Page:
Lee Shiney – paintings

“You go with what you know. I’ll accept the fact that some artists can spew forth images like they are locked in time as a child where the creativity hasn’t been stifled, yet. Or musicians where melody churns in their brains constantly. Well, somehow I manage to visualize convection currents and pressure differentials instead. Science is what intrigues me more than what other artists did and do. I think I am shaped by a mix of Mark Rothko and Kenneth Noland and Kenneth Snelson and Rube Goldberg. My contribution is something like physics or fluid dynamics turned into an image.”

Lee Shiney, a self-taught artist from Kechi, Kansas, lets technology intertwine in the creative process. His production techniques use turntables, cam drives, and other handmade devices to manipulate paint and move canvas and board. Making the devices that make his art is an integral part of his entire creative process. His is the art of making a machine making art. “I had cancer, which to me translates as ‘Life is too short.’ I didn’t want to muster up the patience in my early drip paintings, to perch Michelangelo-style on a scaffold with the paint dripping from overhead. So, I speed things up by using tools. It’s applying a bit of objectivity to a usually subjective, if not sacred, process. And ultimately, part is about knocking art off its high horse. ”

Lee works in traditional media, but also uses discarded pallets, primitive motors, old power cables, and mismatched or returned paints from the big super stores. “It is a challenge to sometimes work on a near-zero budget and transmogrify someone else’s cast-offs into something that is hopefully kicked a couple of notches back up the food chain.” Lee’s studio looks like a laboratory. Strange, handmade yet evidently smart machines, without producing a sound, are producing paintings. They turn boards and canvasses around in different patterns; paint is squirted out of tubes in delicately set and varying thickness. Lee watches the process and adjusts “the controls” or changes paint colors and squirt force any time he believes he has reached what image he had in mind before starting, or any time during the process he detects a better road to travel. The machines listen carefully to his directions; in a way the process is similar to what robots do when directed to make a computer board or cut out a complicated pattern in steel. “These things of mine are like robots. But my high tech experiments with computer-driven parts generally fail me. I like things simple. See, these arms are parts of pallet lumber cut to size. Practically everything we buy arrives on a shipping pallet; so it arguably should replace the eagle as a national symbol, don’t you think? These here are skateboard wheels. All hardware, all elements are simple and can be made and assembled in any garage. The simpler my constructions and devices are, the more I recycle or repurpose, the better I feel.”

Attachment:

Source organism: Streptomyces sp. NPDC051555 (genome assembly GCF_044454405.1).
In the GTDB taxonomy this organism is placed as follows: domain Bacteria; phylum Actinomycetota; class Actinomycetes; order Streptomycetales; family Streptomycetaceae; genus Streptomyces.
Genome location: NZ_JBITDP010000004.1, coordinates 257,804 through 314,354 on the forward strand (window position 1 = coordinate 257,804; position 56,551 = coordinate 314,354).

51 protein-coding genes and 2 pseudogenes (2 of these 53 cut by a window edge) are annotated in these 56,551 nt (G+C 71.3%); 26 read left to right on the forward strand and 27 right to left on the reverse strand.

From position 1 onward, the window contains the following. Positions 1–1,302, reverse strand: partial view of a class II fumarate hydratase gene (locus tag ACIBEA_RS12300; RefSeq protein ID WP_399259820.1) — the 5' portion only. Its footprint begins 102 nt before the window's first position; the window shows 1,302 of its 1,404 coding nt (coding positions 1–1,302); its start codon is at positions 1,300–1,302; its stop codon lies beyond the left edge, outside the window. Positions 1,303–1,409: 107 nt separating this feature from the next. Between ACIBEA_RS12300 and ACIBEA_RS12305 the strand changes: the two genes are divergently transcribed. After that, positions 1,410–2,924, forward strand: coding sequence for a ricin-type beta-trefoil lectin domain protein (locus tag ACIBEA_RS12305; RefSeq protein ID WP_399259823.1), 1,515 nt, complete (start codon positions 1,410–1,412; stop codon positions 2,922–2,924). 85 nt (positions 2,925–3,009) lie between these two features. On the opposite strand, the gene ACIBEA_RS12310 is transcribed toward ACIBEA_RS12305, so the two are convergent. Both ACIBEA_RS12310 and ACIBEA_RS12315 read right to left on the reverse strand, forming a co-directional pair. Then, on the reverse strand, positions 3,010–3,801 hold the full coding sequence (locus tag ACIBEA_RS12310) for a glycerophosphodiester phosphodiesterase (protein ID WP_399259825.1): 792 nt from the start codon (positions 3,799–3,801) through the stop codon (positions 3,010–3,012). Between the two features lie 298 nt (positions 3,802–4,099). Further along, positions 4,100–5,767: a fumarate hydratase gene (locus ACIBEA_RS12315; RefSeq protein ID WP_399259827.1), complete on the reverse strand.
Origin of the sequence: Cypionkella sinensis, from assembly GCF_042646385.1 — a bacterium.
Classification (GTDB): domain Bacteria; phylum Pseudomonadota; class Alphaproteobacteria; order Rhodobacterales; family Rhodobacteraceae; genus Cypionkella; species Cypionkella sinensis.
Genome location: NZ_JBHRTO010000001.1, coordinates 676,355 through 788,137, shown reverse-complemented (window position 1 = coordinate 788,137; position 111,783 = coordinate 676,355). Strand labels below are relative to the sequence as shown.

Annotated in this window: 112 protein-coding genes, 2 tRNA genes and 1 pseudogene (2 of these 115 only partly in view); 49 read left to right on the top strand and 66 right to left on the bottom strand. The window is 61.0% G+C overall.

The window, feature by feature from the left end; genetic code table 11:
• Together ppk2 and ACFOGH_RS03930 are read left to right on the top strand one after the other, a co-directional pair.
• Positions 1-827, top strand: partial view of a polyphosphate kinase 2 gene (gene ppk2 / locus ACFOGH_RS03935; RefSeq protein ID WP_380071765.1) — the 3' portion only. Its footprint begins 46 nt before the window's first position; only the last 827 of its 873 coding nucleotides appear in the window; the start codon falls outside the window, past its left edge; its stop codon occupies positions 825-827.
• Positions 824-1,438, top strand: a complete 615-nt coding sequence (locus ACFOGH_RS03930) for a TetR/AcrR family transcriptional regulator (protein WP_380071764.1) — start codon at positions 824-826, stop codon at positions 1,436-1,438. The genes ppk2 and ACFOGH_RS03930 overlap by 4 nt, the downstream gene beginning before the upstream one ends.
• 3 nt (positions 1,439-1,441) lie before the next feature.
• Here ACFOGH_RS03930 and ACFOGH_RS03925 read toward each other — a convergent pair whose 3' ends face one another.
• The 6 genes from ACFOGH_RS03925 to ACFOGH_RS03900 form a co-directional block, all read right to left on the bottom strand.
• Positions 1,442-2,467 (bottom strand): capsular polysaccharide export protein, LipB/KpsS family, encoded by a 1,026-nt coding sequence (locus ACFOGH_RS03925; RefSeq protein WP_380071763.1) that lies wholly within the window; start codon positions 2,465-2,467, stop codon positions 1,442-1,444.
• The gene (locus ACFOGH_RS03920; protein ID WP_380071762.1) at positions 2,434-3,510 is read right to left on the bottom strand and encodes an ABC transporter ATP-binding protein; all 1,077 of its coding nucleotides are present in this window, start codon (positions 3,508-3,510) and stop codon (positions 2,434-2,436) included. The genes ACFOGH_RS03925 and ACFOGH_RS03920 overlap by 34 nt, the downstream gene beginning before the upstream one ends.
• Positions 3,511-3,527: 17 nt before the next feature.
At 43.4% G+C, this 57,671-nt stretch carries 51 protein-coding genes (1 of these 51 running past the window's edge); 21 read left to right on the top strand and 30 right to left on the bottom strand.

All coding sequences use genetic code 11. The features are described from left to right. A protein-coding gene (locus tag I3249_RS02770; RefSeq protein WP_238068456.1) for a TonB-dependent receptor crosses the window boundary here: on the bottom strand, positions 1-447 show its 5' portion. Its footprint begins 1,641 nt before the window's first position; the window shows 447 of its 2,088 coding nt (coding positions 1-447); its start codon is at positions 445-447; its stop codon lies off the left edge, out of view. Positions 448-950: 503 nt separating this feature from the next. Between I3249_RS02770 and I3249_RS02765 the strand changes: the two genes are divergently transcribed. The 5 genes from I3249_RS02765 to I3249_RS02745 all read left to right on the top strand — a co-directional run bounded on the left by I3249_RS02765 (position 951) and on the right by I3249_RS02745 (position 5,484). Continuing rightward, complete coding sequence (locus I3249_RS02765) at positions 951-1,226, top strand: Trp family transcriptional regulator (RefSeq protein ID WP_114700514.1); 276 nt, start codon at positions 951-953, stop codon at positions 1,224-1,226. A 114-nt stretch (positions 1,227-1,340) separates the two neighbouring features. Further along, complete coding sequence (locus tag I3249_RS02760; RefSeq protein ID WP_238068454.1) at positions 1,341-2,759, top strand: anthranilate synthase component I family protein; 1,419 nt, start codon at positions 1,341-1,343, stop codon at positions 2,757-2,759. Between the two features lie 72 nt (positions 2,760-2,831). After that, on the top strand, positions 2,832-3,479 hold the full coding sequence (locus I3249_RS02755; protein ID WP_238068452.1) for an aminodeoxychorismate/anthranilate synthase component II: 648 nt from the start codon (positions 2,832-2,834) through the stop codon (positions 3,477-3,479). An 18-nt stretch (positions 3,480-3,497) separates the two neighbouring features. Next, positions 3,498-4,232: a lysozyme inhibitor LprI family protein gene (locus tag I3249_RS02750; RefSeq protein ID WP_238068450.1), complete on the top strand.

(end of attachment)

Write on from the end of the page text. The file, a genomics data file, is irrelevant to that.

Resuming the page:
Lee keeps exploring and experimenting with new mediums and equipment, such as loose canvas, tarps, instead of stretched canvas. “If art is about experimentation and breaking rules, then why should I be confined to rigid rectangles?” asks Lee. “Portability is an essential quality of tapestries, of Gobelins. Le Corbusier called them ‘nomadic murals’. They made artwork portable for kings-on-the-go and doubled as insulation in cold and wintry castles. Present-day tarps are the utilitarian cousins of tapestries. They got the job of covering and protecting once they were water-proofed to last forever.”

But what else than mechanics drives his art? Lee Shiney: “In Genesis 5 we can find a repetitive, archaic use of ‘begat’. In that chapter a visual picture is painted of the continuum of family history stretching over time. I contemplate this, because in my studio one painting process begets another. There’s a logical sequence of revelations in the process of art making, of trial and error, of cause and effect. Everything is interrelated and yields what I do as an artist. I grew up in rural Kansas. I drove tractors and combines and gazed at the horizon that was everywhere. There was time to think under that big sky. Going around and around and around, is all part of that history. My works are that four-way intersection of looking ahead and looking back, balancing the tangible and intangible. It’s a grounding process.”

In many of Lee’s paintings the land, the prairie, shows up in unmistakable forms – waving grasses, crop circles, the Kansas skyline—“so dominating and rarely hidden.” Lee in his ongoing project ‘105 Horizons’ is revisiting his roots by exploring the landscapes of each county in the state. “It is a process of traveling, observing, documenting and interpreting through art making; and of listening quietly to what the land is saying. These fresh experiences are interwoven with my own Kansas background. It is appropriate that the search for visual inspiration brings me back to basics and back to my own history. Back to where I belong.”